“This has been a very clear K-shaped recovery,” says Peter Atwater, an adjunct lecturer in economics at the College of William & Mary. “The biggest and wealthiest have been on a clear path toward recovery. Meanwhile, for most small businesses and those worst off, things have only become worse. The contrast is piercing: One group feels better than ever while the other borders on hopelessness.”

One of the key debates between Republicans and Democrats is about how long the U.S. economic recovery will take. Republicans point to the fact that the economy added more jobs than expected in May, June and July as a sign that a comeback is taking hold. They also highlight the swift bounce-back in home, car and truck sales. Some auto dealerships have had their best July ever, and gasoline sales have mostly rebounded.

Democrats point out that the unemployment rate is 10.2 percent — higher than at any point during the Great Recession, and that millions are unable to pay rent. Census data shows that more than half of Americans said they felt depressed or hopeless in July, and 20 percent of Hispanic households with children and nearly a quarter of Black households with children say they don’t have enough to eat.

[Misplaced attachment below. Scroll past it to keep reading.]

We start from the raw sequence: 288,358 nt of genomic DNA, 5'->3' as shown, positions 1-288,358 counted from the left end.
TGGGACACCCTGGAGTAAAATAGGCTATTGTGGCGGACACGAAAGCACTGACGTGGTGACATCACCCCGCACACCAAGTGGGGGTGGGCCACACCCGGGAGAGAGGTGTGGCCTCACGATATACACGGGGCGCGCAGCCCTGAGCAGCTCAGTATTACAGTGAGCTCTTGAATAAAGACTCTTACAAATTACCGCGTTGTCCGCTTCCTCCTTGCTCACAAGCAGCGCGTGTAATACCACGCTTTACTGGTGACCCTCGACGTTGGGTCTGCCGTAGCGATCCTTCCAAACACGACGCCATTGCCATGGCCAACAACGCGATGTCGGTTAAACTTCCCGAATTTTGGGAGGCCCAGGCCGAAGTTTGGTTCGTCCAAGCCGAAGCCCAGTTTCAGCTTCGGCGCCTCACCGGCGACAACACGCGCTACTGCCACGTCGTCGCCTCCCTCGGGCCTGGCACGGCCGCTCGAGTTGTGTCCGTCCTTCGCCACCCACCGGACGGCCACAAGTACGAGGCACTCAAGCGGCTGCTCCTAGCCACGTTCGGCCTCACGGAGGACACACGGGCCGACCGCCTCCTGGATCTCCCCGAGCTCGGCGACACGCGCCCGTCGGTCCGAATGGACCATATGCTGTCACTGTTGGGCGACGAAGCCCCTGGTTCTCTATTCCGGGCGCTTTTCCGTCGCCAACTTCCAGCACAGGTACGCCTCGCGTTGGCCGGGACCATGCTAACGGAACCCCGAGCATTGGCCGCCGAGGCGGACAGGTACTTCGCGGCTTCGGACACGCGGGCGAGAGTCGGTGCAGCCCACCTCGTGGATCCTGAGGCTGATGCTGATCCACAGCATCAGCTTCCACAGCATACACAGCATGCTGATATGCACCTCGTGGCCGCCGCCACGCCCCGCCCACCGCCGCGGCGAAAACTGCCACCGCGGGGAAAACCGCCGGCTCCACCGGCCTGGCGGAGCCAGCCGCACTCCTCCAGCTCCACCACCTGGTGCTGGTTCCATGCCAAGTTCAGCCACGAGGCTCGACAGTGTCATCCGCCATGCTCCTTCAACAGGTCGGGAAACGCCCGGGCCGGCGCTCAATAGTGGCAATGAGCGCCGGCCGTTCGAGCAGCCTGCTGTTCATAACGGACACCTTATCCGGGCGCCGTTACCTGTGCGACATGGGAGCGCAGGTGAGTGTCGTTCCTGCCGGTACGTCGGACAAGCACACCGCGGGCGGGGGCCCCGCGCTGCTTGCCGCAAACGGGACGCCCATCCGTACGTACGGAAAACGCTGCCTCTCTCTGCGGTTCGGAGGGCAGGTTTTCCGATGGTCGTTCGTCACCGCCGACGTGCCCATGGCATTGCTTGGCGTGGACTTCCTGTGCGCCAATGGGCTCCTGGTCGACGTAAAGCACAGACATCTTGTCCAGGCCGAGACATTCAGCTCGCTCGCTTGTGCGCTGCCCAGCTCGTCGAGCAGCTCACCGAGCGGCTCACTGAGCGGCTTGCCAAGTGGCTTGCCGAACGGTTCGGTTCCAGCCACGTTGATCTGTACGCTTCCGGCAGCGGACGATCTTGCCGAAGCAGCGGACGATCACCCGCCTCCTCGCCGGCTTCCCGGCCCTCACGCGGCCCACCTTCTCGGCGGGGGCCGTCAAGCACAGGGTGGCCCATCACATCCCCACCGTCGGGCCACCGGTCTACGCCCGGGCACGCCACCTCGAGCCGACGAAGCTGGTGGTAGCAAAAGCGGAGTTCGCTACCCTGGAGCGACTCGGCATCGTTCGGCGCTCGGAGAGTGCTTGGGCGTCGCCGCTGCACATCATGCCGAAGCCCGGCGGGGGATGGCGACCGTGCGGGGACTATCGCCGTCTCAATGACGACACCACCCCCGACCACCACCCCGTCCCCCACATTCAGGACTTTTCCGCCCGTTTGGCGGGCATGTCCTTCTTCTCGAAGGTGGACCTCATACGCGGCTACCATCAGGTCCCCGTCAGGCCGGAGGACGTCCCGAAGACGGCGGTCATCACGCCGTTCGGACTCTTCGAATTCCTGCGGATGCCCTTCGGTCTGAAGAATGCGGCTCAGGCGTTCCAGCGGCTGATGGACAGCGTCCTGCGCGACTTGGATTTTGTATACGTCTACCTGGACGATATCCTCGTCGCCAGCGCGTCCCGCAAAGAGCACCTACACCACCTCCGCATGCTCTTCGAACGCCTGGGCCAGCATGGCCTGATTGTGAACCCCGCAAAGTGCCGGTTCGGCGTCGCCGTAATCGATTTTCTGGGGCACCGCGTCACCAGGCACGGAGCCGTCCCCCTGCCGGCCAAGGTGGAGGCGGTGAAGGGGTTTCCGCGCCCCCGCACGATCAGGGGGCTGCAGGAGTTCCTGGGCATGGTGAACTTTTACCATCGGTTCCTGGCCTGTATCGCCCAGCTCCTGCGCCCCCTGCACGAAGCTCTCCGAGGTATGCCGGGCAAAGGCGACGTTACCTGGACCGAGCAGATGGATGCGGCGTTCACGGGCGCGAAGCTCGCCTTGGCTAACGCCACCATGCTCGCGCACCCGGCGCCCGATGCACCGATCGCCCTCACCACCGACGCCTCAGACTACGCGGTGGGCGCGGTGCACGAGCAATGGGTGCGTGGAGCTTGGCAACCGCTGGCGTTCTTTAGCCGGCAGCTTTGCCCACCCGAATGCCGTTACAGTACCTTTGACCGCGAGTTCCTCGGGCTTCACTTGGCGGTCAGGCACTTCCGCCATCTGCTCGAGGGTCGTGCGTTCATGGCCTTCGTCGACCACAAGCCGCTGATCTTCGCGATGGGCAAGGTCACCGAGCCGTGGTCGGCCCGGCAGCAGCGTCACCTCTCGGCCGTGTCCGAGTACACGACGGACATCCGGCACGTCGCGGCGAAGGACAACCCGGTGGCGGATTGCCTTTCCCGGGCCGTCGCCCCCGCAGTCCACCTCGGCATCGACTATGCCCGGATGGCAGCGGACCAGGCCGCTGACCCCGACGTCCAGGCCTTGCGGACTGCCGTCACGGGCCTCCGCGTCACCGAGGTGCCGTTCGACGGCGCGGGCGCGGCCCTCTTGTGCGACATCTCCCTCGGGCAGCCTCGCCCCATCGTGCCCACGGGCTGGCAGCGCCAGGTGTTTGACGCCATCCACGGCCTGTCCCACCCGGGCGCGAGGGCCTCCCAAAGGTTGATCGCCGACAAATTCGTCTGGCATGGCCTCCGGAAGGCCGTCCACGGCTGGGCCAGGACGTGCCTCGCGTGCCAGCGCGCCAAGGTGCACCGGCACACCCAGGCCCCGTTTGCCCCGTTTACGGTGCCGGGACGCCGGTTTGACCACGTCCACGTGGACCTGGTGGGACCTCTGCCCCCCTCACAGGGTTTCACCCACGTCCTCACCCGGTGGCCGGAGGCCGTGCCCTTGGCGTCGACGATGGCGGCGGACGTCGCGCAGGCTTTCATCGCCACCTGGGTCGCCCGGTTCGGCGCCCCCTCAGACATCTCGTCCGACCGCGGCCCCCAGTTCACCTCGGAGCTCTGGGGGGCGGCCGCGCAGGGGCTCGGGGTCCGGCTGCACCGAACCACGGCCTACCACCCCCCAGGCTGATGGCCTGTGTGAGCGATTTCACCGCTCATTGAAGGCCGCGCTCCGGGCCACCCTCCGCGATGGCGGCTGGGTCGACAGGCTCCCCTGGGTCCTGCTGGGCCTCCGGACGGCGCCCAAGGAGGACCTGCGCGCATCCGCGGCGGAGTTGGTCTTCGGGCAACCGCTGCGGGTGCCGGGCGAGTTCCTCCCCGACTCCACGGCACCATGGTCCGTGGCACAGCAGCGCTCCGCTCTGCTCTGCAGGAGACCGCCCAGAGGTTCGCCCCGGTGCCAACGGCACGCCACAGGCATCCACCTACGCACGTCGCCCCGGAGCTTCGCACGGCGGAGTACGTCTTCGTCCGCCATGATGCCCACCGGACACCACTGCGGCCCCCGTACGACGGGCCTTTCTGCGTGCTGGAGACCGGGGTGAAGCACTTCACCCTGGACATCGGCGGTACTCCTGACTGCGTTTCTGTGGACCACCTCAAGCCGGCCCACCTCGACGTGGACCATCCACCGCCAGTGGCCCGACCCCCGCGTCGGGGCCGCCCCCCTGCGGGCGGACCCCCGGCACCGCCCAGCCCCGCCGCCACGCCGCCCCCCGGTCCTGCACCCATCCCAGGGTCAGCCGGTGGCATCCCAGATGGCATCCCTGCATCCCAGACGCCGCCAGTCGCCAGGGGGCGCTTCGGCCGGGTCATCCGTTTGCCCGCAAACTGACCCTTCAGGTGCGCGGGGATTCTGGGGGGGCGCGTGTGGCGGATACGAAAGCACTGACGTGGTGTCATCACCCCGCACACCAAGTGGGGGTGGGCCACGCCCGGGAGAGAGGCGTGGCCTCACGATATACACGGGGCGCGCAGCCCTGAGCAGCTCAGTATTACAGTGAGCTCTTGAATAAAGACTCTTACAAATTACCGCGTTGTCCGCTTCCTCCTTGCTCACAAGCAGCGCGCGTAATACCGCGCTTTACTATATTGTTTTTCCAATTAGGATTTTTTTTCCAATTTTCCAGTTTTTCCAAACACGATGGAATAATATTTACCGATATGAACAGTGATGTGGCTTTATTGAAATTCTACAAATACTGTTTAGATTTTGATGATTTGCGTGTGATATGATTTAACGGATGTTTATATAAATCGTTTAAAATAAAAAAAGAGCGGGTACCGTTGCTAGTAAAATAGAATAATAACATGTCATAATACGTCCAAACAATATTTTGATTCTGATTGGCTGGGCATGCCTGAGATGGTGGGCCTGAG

One of the most telling indicators about the economy is consumer spending. It’s still down about 8 percent from pre-pandemic levels overall, but it was down only 2 percent among low-income households in July. This is largely because of the stimulus checks that went to working- and middle-class families this spring and the extra $600 a week in unemployment aid Congress sent out in April, May, June and July.

Now that those funds for struggling families have stopped, many economists predict a rapid rise in evictions, bankruptcies and vehicle repossessions — as well as a hit to the overall economy as spending slows.

“The consensus is that a deal is necessary if the U.S. is to avoid economic calamity,” JPMorgan wrote in a morning note.

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Families Priced Out of ‘Learning Pods’ Seek Alternatives (NYT)

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Some districts in Massachusetts are hoping to provide in-person instruction for their most vulnerable students, while in Marin County, Calif., the school system will do so with small groups of special education students. A district near Denver that is starting the year fully remotely is allowing small groups of eligible elementary and middle school students to receive instruction in classrooms staffed by district employees and equipped with good internet access.